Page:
N.H. closing in on a repeal of union dues rule
June 18, 2011
CONCORD- In a Boston Globe article this weekend, Jack Kimball, Chairman of the New Hampshire Republican Party continued to make the case for the passage of Right-to-Work legislation and the need to break the vicious cycle of union bosses extorting money from non-members to fund Democrat candidates.
“If we become a right-to-work state, you would have a lot more business moving here,’’ said New Hampshire Republican Party Chairman Jack Kimball, who has challenged GOP presidential candidates to take a stance on right-to-work. “If you’re about being pro-business, it is an issue you should be behind.’’
More support of Right-to-Work:
“With unemployment at high levels, right-to-work is protection for workers, to make sure they’re not forced to pay dues or fees to a union to get or to keep a job.’’
-Patrick Semmens, a spokesman for the National Right to Work Committee
If New Hampshire passes right-to-work, “the economy gets supercharged. Young workers stop leaving New Hampshire.’’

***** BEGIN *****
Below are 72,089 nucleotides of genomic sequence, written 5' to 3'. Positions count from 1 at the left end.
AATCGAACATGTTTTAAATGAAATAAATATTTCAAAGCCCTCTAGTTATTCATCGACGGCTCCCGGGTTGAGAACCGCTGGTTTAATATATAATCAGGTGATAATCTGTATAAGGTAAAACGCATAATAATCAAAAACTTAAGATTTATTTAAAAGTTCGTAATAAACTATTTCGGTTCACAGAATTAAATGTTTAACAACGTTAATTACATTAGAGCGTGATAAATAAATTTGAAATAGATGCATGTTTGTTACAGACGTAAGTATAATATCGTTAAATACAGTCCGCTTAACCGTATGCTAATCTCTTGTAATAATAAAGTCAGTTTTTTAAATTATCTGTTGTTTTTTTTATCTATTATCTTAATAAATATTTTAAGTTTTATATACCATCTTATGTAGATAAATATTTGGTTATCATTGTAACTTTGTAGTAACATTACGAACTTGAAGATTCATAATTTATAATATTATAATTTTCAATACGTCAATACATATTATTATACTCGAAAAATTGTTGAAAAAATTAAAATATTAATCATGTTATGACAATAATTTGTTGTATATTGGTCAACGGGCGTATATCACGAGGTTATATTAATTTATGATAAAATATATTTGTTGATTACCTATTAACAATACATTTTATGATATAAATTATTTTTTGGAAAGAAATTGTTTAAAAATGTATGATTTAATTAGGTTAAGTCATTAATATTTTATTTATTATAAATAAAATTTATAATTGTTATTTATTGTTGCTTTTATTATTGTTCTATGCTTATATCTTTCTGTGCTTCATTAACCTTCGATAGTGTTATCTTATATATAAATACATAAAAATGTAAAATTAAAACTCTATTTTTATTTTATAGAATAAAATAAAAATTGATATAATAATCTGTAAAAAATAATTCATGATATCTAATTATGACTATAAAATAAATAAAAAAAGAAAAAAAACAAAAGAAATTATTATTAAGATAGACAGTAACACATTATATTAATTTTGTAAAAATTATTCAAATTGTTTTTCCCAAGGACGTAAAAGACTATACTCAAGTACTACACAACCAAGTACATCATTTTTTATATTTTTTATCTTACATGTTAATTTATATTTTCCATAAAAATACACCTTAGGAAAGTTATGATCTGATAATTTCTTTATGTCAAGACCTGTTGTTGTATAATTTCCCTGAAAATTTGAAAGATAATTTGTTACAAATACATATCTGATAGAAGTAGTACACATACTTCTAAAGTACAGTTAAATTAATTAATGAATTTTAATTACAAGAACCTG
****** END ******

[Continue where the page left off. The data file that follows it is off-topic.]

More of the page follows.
-John Kalb, executive director of New England Citizens for Right to Work
The story also cites statistics from The National Institute for Labor Relations Research, which supports Right-to-Work laws.
“Right-to-work states have had higher levels of growth during the past decade on average than states without such laws. Other studies have found that states with right-to-work laws have gained population at the expense of states without such laws.”
GOP Presidential Candidates on Right-to-Work
“The issue jumped onto the national stage during the Republican presidential debate on Monday in New Hampshire.
The government has no business telling you what group to be a member of or not,’’ said Tim Pawlenty, a former Minnesota governor, when asked whether he supports a federal right-to-work law. Among the other GOP presidential candidates, Newt Gingrich, a former House speaker; Mitt Romney, a former Massachusetts governor; Rick Santorum, a former senator from Pennsylvania; Representative Ron Paul of Texas, businessman Herman Cain, and Jon Huntsman, a former governor of Utah, all support right-to-work legislation.”